Easter blessings from UCAN
There is no more important week in the year for Christians than this Holy Week. We call it Holy because of the mystery we celebrate - God's gift of His son who loves us to his death on Calvary and beyond.
Because of that love, we wish each other Happy Easter even when we know there is a lot of tragedy about it - Good Friday. As Christians, we know that what we see happening with and in Jesus goes to the heart of what we know from our own experience of life.
At the Second Vatican Council, the Christian lives we all lead were described as being shares in the Paschal Mystery. We have our share in the death and resurrection of Jesus every day. Our lives are part of the Paschal Mystery.
At UCAN, we work to describe that mystery in the unfolding tragedies and astonishing blessings of the people we seek out and report, feature and comment on.
While at times deeply distressing work, this effort of ours gets its coherence in the same way the death of Jesus did - because of the astonishing grace of a God who never gives up on life and love.
Because of that, we can wish you Happy Easter.
Fr. Michael Kelly SJ
Taiwan mourns death of two prelates
Cardinal Paul Shan Kuo-hsi, 89, and Bishop Paul Cheng Shih-kuang, 97, praised for long service to the ChurchBishop Paul Cheng (left), assisted by Cardinal Paul Shan Kuo-hsi, blows out candles on his birthday cake in 2010
- Francis Kuo, New Taipei City
- August 23, 2012
Cardinal Shan, who had suffered from lung cancer for six years, died at the Cardinal Tien Hospital in New Taipei city on Wednesday evening. The fifth Chinese cardinal in history died without being allowed to revisit his birthplace on the Mainland. The Beijing government refused him an entry permit last year.
In his final moments, the Cardinal made a phone call to his 88-year-old sister but did not reveal the details of the conversation.
Cardinal Shan and his sister last met in 1979, before he was ordained the bishop of Hualien. That was his most recent return to mainland China, more than 30 years ago, when he paid his respects at the gravesite of his parents.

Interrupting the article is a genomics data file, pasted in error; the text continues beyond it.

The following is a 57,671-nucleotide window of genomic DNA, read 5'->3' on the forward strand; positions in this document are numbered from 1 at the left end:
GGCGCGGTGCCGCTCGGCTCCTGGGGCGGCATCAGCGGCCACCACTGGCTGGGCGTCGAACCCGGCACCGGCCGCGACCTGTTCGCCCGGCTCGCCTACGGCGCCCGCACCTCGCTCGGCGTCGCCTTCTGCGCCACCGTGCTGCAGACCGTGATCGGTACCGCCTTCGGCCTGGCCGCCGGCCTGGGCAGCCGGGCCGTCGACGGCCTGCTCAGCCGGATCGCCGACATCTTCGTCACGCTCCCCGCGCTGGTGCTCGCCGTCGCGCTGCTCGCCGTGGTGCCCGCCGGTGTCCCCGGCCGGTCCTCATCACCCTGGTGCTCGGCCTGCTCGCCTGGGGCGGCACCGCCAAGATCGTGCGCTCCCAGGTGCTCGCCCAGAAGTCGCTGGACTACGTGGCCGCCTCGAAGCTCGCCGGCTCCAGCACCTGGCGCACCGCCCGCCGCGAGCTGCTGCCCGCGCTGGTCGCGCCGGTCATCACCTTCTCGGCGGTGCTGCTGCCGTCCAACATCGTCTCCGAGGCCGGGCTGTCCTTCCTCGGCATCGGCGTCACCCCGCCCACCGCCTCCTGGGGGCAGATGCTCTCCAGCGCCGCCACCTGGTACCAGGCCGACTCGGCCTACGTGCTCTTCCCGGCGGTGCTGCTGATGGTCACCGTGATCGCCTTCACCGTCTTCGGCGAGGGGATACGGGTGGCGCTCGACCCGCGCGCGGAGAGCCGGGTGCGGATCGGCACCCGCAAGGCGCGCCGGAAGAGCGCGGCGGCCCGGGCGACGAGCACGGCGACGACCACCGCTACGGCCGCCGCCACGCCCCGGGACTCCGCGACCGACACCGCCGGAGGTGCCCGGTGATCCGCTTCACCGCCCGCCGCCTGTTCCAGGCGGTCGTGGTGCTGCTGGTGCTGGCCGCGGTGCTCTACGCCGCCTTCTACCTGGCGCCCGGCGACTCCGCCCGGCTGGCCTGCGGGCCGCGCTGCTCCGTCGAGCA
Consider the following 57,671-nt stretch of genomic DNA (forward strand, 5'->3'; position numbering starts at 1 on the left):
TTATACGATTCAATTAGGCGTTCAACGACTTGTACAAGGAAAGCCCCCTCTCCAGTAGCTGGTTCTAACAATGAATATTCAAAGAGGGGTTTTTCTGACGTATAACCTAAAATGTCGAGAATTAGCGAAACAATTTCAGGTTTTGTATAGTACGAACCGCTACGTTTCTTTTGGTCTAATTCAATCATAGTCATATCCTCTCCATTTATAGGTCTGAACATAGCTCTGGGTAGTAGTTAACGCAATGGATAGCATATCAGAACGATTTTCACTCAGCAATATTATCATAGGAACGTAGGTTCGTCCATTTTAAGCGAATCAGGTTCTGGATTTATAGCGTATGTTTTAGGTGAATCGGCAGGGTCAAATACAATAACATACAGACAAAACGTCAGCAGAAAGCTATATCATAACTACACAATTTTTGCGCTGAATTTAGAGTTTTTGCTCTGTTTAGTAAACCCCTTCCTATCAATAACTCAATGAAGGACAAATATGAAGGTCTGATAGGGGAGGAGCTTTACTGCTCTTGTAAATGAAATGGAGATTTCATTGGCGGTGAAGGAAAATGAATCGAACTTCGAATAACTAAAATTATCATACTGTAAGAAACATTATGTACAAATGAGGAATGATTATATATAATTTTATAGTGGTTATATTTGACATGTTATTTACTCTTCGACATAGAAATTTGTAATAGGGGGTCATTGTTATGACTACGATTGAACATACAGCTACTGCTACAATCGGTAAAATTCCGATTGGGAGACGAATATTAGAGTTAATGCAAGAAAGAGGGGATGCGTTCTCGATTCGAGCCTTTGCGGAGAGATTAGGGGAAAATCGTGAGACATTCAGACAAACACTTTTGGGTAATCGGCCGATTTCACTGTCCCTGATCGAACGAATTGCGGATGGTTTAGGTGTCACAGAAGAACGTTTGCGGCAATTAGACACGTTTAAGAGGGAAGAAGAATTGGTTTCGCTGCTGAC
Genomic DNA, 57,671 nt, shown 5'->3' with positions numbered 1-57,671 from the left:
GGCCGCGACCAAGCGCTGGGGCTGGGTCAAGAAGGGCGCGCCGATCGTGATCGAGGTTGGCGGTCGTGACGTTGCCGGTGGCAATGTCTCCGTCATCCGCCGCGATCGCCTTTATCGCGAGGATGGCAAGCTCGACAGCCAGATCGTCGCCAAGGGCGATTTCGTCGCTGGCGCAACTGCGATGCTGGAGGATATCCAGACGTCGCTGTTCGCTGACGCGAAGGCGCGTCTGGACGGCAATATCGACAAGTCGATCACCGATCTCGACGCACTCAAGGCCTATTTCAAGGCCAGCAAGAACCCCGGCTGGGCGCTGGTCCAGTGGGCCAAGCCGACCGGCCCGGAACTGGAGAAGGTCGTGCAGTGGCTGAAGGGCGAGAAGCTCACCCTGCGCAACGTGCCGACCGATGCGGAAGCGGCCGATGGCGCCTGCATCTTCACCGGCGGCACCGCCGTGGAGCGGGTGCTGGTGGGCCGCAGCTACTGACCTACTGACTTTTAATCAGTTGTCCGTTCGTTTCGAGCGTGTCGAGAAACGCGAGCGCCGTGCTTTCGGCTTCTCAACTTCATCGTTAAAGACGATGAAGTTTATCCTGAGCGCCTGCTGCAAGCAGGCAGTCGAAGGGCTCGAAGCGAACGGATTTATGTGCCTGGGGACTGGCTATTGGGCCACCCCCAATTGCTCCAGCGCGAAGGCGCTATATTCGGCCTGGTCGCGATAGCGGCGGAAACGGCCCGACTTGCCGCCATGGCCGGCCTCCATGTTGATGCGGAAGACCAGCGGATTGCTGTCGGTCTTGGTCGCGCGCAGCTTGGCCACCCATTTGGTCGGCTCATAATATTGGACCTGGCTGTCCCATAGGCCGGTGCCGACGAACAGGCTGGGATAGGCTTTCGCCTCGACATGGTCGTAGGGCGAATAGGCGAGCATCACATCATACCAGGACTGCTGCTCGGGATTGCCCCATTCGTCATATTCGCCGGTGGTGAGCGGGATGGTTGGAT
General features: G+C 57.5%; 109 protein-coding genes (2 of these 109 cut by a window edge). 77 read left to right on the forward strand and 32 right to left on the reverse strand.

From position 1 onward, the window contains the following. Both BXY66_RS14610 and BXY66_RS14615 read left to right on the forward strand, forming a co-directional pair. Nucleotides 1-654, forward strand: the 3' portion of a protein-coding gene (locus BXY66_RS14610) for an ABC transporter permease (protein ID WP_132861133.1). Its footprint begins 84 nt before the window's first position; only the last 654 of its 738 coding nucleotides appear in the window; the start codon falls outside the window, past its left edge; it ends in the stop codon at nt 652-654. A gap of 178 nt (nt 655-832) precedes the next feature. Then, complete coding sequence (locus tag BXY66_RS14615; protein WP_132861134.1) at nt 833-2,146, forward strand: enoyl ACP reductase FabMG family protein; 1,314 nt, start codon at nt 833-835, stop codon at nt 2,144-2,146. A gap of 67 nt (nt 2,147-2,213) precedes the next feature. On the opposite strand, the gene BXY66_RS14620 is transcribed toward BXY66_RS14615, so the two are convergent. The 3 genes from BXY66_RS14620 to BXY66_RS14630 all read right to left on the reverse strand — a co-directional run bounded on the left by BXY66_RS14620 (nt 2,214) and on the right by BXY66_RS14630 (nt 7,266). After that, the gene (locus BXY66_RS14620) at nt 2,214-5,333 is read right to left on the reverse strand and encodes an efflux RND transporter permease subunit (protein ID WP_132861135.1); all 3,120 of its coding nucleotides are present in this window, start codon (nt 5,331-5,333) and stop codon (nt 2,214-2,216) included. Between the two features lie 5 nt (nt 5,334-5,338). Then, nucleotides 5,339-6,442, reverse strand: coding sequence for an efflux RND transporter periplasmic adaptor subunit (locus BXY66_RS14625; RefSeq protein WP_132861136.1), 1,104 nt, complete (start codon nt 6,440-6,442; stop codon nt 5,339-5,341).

Archbishop John Hung Shan-chuan of Taipei, president of the bishopâ€™s conference in Taiwan, said he would ask the Straits Exchange Foundation, a semi-official organization which bridges Taiwan and mainland China, to help arrange for Cardinal Shanâ€™s sister to attend his funeral.
â€śCardinal Shan also advised a simple funeral with a paschal candle, a Bible and a coffin for the poor as he wished to be poor to the end,â€ť Archbishop Hung told a press conference last night.
Archbishop Peter Liu Cheng-chung of Kaohsiung said the body of their former bishop would be moved to the curia on Thursday for public tribute. His funeral Mass is scheduled for September 1 at St Dominic High School and his body will be buried at Kaosong Diocese Cemetery.
Doctor Wang Cheng-yi told ucanews.com he was amazed to see the cardinalâ€™s strong will to live. â€śHe lived nearly six years after he was diagnosed with terminal cancer. Though I am not a Catholic, I find it hard not to consider it a miracle.â€ť
The Jesuit cardinal was the former bishop of Hualien and Kaohsiung dioceses. He was made cardinal of the Taiwan Church in 1998. Pope Benedict XVI accepted his resignation in 2006.
Also born in mainland China, Bishop Cheng died early Thursday morning at the Veterans General Hospital in Taichung city.
Bishop Bosco Lin Chi-nan of Tainan went to receive his body back to the diocese today. A Requiem Mass will be celebrated at the cathedral and his body will be placed there for public tribute until a date can be set for the funeral.
Bishop Cheng was the oldest bishop in Taiwan. Born in Shanxi province in 1915, he was ordained a priest in 1943 and appointed Auxiliary Bishop of Taipei in 1960.
He served as bishop of Tainan from 1966 until his retirement in 1990, after which he lived in Taichung, under the care of the Missionary Sisters of Providence.
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